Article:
Don’t Mind the Music

Toumani and Sidiki Diabate. Father and son. Master kora players from Mali seated on a Victorian Arts Centre throne. Neat rows of white, pink and red lights artfully arranged on black risers and curtains. Seats positioned, kora stands and microphones at the ready.

Obedient audience arranges itself in allocated seating.

Sidiki begins alone. His mastery and mojo washes over the crowd. We clap politely, enthusiastically even..

Toumani is assisted to the stage and we clap some more. They begin to play then stop. We clap. Oh  no… ahhh … um … they were only tuning. We blush, titter, we wait.

They begin, again. Gloriously delicate harmonies and profoundly complex polyrhythm in interplay, the musicians bodies moving in concert with their bulbous instruments. We, the witnesses are invited to move by the groove. But we are absent. We look and listen. We clap, when there is silence.

But something is wrong. Someone in the back of the auditorium is CLAPPING ALONG to the music. No, not just clapping, but clapping OUT OF TIME. We in the front rows look around and smile at one another knowingly. How inappropriate, how coarse, how vulgar. Keep it nice people, this is the ARTS centre. We don’t come here to participate, we come here to imbibe.

Clapping person = an anomaly responding to intrinsic human desire. The rest of us are mute observers. We are having a cultural experience.

Every ounce of my being wants to accept the music’s invitation to hit the aisle and dance. With no drum in sight this music still drags at my core. But I fail to act and lose a part of myself in the process.

African music is about participation. About the relationship between the body and the groove, the player and the played. We here in the West sometimes miss the opportunity to connect and listening becomes an intellectual exercise. Feeling becomes a pleasant side effect.

The marriage of culture offers boundless opportunities for expansion. Can our major venues find a place for us to meet somewhere more firmly in the middle?

Pounding the Pavement

Another day, feet pounding pavement along on the banks of the Yarra, from the Exhibition Centre to I don’t know where hundreds of metres from where I started.

Food and Wine Festival!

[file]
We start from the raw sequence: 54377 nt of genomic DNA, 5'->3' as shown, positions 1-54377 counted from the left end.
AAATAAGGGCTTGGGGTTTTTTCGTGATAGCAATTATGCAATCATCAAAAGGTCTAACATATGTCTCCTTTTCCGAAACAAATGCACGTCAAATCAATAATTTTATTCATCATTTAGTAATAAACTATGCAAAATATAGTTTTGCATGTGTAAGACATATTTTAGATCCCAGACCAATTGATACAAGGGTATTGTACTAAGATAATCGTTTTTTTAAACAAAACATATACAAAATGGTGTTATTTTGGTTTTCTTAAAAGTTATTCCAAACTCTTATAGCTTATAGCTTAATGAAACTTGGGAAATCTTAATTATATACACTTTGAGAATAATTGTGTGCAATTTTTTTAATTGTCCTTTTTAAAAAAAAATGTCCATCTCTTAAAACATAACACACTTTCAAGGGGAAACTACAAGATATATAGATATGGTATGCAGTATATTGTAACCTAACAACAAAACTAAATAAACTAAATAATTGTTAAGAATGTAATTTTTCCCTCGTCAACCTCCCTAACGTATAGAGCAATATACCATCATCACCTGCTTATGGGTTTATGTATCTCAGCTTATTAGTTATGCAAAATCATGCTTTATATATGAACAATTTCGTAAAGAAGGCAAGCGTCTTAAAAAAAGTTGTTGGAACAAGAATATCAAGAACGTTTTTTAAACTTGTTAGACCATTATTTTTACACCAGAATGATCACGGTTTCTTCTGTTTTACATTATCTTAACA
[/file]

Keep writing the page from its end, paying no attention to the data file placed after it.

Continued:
I thought the Abbotsford Market was aloof but this concrete pathway hugging the riverbank is filled with all shapes, sizes and colours traveling from somewhere to somewhere else and most don’t have being distracted by a medium size woman, singing songs from a bygone era, in platform boots and gay apparel, as their priority. Where are they all going? What do they need to do? Thankfully some are wooed by my song and stop to smile and clap. Again the children are my saving grace as babies with expressions flirting with terror and mild amusement are thrust toward me for photo opportunities and to hear the lady sing. So I sing. And smile. And play with the people.

But what was once a welcoming place for someone being paid to bring performative pleasure to the punters has forgotten its relatively recent history of free outdoor performance. Now the pavement is lined with buskers of all persuasions, plying a different sort of trade. They bring life to this place and they have redefined it. The entertainment is a business transaction. People who don’t want to pay don’t look and so pass by with their gaze fixed firmly on the horizon. The world feels slightly colder in that moment.

But there are those who stop to dance to my apple shaker grooves, who look up delighted at the sound of a human voice singing in such close proximity, those who smile, say thank you or join in on the chorus, ask me where I am from and what I am doing, children who stare transfixed, dragged along as their adult keeps their pace up with eyes glued on the path ahead.

And I am left feeling depleted but hopeful….